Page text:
First appraisal of the Placanica decision

Rechtsanwalt Martin Arendts, M.B.L.-HSG

Arendts Rechtsanwälte
Perlacher Str. 68
D - 82031 Grünwald (bei München)
The Placanica decision (Joined Cases C-338/04, C-359/04 and C-360/04), pronounced by the Grand Chamber of European Court of Justice (ECJ) on 6 March 2007, will inevitably liberalise the European Union’s sports betting market. The internal market cross-border provision of sporting bets (that is from one EU Member State to another) must not be criminally sanctioned by the receiving state. Thus the betting monopoly in Germany can not be upheld anymore, since the transfer of sporting bets to other EU Member States must not be prohibited anymore.

The ECJ refers to its Gambelli decision stating that such criminal sanctions constitute an infringement of the freedom of establishment and of the freedom to provide services (par. 42). Limiting agencies of a licensed bookmaker collecting bets in another Member State constitute a barrier for the freedom of establishment. The criminal prohibition of the transfer of sporting bets constitutes an infringement of the freedom to provide services, even if the agent is established in the same member state as the receivers of the services (the betting customers).

The Court explicitly emphasizes that any infringement of these freedoms by Members States must fulfil the requirements laid down in the ECJ‘s case-law as regards their proportionality (par. 48). Every restrictive measure must be analysed as to its proportionality. On no account may the measure be applied in a discriminating way.

In the view of the ECJ, a licensing system may be an effective mechanism to control the commercial operators in the area of gaming in order to prevent the exploitation of such activities for fraudulent purposes (par. 57). Whether this is really aimed at preventing such fraudulent purposes, as invoked by the Italian government, is to be examined by the submitting courts. The Italian way of tendering the licenses was in any way illegal, since it excluded certain types of corporations.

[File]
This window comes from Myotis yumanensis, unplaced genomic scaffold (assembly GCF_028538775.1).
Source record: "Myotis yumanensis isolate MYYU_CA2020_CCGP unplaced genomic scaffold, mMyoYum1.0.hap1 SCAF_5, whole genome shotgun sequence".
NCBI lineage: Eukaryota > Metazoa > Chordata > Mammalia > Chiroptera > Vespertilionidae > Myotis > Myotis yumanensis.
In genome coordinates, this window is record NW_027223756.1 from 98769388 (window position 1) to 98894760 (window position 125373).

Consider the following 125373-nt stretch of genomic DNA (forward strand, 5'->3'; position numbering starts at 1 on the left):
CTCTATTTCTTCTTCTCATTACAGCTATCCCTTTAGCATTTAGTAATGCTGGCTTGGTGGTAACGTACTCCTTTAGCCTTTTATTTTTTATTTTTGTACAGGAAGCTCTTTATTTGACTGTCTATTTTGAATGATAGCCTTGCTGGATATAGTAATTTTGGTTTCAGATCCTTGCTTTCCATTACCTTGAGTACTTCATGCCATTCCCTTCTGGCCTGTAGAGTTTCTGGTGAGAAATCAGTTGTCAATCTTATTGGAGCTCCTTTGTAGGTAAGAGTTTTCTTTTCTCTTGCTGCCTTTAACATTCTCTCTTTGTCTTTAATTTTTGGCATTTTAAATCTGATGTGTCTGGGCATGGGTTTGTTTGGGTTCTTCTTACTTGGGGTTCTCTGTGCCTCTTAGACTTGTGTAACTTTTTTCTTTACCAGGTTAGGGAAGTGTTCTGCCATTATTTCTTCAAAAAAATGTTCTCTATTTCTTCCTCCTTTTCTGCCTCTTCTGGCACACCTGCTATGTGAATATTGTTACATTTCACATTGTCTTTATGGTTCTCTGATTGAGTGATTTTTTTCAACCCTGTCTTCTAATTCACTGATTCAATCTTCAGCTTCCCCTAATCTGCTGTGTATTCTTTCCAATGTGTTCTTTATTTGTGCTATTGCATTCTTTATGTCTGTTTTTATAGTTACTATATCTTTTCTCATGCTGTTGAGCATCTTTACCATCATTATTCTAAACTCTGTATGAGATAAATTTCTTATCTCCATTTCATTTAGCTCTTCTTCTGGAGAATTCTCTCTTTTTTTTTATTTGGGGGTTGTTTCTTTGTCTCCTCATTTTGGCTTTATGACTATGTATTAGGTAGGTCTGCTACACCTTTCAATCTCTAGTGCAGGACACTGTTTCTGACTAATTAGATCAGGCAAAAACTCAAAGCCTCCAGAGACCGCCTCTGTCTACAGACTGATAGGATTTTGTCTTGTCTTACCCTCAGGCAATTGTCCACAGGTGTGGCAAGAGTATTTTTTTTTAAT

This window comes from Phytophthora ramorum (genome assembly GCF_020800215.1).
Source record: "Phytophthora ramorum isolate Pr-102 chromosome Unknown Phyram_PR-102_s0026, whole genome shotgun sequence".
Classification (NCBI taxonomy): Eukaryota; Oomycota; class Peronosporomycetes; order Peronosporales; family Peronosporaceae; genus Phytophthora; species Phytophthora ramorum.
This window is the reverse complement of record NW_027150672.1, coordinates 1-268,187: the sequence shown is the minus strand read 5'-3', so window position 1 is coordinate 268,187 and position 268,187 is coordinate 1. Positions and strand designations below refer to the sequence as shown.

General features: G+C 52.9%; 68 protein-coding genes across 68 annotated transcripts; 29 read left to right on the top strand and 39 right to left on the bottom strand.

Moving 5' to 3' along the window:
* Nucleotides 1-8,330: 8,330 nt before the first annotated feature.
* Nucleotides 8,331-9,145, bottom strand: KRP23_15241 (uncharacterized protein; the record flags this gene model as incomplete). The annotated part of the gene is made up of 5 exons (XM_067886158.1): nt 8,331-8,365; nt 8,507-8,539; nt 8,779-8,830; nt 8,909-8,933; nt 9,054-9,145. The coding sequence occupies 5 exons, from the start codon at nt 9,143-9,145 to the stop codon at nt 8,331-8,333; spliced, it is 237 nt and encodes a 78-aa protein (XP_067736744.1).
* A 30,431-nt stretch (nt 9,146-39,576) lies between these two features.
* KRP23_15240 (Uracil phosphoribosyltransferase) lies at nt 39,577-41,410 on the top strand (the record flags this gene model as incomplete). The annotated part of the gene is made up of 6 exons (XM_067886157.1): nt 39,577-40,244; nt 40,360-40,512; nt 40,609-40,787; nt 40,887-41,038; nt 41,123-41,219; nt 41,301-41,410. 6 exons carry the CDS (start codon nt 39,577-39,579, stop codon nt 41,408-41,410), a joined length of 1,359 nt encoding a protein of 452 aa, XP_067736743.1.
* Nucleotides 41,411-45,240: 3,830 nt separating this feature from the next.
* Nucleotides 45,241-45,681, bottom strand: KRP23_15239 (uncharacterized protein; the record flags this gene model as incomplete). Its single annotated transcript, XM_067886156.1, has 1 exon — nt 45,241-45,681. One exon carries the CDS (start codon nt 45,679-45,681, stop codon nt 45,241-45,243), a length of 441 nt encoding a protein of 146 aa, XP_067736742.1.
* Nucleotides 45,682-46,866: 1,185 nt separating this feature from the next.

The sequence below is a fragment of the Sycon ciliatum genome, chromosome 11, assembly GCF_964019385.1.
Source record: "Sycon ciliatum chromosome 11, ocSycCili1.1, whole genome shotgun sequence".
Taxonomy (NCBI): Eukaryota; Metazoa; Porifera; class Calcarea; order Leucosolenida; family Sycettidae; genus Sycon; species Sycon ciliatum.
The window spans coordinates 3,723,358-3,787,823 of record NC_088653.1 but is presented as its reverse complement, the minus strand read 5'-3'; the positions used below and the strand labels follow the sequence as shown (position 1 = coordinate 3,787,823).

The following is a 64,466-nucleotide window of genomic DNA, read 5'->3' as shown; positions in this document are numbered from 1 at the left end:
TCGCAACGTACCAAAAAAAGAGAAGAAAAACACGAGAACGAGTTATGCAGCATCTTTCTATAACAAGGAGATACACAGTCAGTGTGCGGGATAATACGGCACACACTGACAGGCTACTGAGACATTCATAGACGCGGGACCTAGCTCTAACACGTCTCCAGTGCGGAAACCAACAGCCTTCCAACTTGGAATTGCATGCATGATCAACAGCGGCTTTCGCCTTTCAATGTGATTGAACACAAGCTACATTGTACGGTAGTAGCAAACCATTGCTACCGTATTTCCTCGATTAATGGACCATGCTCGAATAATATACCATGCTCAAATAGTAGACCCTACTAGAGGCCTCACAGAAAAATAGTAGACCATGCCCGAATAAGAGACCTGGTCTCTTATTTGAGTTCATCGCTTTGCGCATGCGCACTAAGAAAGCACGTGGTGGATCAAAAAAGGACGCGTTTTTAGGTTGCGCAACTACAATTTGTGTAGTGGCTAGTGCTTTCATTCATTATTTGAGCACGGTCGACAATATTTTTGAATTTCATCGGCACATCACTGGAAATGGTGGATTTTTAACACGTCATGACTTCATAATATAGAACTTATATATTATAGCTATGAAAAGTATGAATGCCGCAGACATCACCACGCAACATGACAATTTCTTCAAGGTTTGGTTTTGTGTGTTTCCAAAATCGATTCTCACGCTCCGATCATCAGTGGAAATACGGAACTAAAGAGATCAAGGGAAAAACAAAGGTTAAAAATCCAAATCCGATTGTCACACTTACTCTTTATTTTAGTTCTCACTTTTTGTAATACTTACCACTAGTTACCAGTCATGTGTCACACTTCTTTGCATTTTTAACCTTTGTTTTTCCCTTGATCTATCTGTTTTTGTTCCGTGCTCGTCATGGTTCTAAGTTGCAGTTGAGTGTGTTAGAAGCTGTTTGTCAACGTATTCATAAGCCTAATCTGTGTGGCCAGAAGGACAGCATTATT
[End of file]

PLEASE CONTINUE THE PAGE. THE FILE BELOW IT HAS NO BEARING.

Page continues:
The most important aspect of the ECJ‘s decision concerns the criminal sanctions. The ECJ clearly stresses the limits imposed on the member states by Community law:
„Although in principle criminal legislation is a matter for which the Member States are responsible, the Court has consistently held that Community law sets certain limits to their power, and such legislation may not restrict the fundamental freedoms guaranteed by Community law. The case-law has also made it quite clear that a Member State may not apply a criminal penalty for failure to complete an administrative formality where such completion has been refused or rendered impossible by the Member State concerned, in infringement of Community law.“
The ECJ concludes:
„Articles 43 EC and 49 EC must be interpreted as precluding national legislation, such as that at issue in the main proceedings, which imposes a criminal penalty on persons such as the defendants in the main proceedings for pursuing the organised activity of collecting bets without a licence or a police authorisation as required under the national legislation, where those persons were unable to obtain licences or authorisations because that Member State, in violation of Community law, refused to grant licences or authorisations to such persons.“